Following a 300 day interplanetary cruise phase, the do or die Mars orbital insertion engine will fire on September 21, 2014 and place MOM into an 366 km x 80,000 km elliptical orbit.

MOM arrives about the same time as NASA’s MAVEN orbiter. They will significantly bolster Earth’s armada of five operational orbiters and surface rovers currently investigating the Red Planet.

MAVEN and MOM will “work together” to help solve the mysteries of Mars atmosphere, the chief MAVEN scientist told Universe Today.

“We plan to collaborate on some overlapping objectives,” Bruce Jakosky told me. Jakosky is MAVEN’s principal Investigator from the University of Colorado at Boulder.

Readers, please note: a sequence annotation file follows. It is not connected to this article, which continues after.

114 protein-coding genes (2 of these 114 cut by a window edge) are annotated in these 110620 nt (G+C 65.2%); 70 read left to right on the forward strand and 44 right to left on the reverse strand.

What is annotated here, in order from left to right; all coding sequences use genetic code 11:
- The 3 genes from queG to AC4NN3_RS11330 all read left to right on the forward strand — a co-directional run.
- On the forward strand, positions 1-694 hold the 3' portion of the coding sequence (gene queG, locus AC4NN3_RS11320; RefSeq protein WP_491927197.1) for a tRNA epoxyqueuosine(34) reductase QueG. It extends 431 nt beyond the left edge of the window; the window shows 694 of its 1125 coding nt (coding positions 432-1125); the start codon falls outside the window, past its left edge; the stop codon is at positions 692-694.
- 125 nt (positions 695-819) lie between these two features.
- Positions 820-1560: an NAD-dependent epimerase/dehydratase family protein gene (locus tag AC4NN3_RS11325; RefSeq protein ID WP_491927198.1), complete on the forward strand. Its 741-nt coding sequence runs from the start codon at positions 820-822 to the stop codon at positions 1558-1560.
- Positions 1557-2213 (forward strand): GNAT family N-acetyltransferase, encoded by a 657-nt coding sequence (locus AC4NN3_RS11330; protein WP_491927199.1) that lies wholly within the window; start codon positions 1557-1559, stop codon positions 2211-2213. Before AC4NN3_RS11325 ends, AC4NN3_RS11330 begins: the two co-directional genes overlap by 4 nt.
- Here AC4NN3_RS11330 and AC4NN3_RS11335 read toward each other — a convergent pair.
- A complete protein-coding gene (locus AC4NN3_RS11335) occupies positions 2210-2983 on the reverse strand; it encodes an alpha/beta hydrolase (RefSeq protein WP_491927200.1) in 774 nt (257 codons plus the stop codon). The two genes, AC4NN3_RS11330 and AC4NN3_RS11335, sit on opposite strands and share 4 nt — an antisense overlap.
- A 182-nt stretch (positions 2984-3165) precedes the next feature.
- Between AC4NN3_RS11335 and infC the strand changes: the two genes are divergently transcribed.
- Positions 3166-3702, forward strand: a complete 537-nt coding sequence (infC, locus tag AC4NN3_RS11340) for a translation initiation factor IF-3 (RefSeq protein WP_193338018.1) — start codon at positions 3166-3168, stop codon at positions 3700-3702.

India’s Mars Orbiter Mission (MOM) Spacecraft attached to the 4th stage of PSLV-C25 and ready for heat shield closure. It is slated to launch on Nov. 5, 2013. Credit: ISRO
India’s Mars Orbiter Mission (MOM) Spacecraft attached to the 4th stage of PSLV-C25 and ready for heat shield closure. It is slated to launch on Nov. 5, 2013. Credit: ISRO

The 1,350 kilogram (2,980 pound) MOM orbiter, also known as ‘Mangalyaan’, is the brainchild of ISRO.

‘Mangalyaan’ is outfitted with an array of five indigenous science instruments including a multi color imager and a methane gas sniffer to study the Red Planet’s atmosphere, morphology, mineralogy and surface features. Methane on Earth originates from both biological and geological sources.

Stacking of the  PSLV-C25/Mars Orbiter Mission rocket stages at the Satish Dhawan Space Centre, SHAR, India. Credit: IRSO
Stacking of the PSLV-C25/Mars Orbiter Mission rocket stages at the Satish Dhawan Space Centre, SHAR, India. Credit: IRSO

MOM’s 15 kg (33 lb) science suite comprises:

MCM: the tri color Mars Color Camera images the planet and its two tiny moons, Phobos and Deimos